Maxime Riché

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Right 👍

So the effects are:

Effects that should increase Anthropic's salaries relative to OpenAI: A) - The pool of AI safety focused candidates is smaller B) - AI safety focused candidates are more motivated

Effects that should decrease Anthropic's salaries relative to OpenAI: C) - AI safety focused candidates should be willing to accept significantly lower wages

New notes: (B) and (C) could cancel each other but that would be a bit suspicious. Still a partial cancellation would make a difference between OpenAI and Anthropic lower and harder to properly observe. (B) May have a small effect, given that hires are already world level talents, it would be weird that they could significantly increase even more their performance by simply being more motivated. I.e. non AI safety focused candidates are also very motivated. The difference in motivation between both groups is possibly not large.

These forecasts are about the order under which functionalities see a jump in their generalization (how far OOD they work well).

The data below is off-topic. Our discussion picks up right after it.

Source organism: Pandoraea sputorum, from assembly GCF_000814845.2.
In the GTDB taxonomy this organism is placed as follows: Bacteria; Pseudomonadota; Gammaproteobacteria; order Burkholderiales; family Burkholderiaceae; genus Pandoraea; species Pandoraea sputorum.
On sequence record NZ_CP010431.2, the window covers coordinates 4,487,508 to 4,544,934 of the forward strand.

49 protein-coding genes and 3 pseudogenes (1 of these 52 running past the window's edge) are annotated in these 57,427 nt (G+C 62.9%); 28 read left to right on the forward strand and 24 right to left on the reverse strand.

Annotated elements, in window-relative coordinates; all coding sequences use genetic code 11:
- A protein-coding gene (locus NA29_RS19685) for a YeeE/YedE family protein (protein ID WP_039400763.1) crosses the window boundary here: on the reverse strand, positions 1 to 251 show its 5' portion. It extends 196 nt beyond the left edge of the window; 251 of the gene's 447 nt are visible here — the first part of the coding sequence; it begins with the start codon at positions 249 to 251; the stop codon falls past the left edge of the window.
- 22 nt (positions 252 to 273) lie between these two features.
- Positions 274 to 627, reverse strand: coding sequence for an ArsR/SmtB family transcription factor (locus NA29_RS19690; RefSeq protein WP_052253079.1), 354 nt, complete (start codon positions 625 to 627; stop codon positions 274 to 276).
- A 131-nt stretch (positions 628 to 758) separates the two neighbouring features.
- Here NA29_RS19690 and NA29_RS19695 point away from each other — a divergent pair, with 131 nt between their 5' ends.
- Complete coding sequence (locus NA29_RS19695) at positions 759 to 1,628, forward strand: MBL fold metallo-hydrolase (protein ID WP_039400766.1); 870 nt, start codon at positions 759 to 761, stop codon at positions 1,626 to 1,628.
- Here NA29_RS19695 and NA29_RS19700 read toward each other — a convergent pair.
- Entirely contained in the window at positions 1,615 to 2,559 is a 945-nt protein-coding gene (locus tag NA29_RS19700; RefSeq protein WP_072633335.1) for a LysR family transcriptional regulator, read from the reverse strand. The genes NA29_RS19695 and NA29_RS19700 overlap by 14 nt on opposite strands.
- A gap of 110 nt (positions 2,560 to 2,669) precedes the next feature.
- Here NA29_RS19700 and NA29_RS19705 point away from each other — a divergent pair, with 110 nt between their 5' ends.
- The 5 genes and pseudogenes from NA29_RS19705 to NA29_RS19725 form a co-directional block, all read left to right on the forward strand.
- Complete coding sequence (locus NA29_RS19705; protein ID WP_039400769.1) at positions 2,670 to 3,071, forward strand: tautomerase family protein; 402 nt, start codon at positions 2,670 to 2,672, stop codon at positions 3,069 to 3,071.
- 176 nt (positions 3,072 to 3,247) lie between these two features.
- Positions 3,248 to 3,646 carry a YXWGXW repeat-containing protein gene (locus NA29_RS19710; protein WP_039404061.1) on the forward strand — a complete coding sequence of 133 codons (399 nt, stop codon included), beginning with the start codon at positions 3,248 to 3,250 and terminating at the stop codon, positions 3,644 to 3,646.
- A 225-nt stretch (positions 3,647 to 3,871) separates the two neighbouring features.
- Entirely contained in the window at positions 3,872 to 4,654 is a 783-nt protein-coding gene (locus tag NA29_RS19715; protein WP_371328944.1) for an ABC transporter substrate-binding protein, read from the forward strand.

By "Generalisable xxx" I meant the form of the functionality xxx that generalize far.

Rambling about Forecasting the order in which functions are learned by NN

Idea: 
Using function complexity and their "compoundness", we may be able to forecast the order in which algorithms in NN are learned. And we may be able to forecast the temporal ordering of when some functions or behaviours will start generalising strongly.

Rambling:
What happens when training neural networks is similar to the selection of genes in genomes or any reinforcement optimization processes. Compound functions are much harder to learn. You need each part to be independently useful initially to provide enough signal for the compound system to be reinforced. 

That means that learning any non-hardcoded algorithms with many variables and multiplicative steps is very difficult. 
An important factor in this is the frequency at which an algorithm is useful and to which extent.  An algorithm that can be very used in most situations will get much more training signals. The relative strength of the reward signal you get is important because of the noise in the training and because of catastrophic forgetting.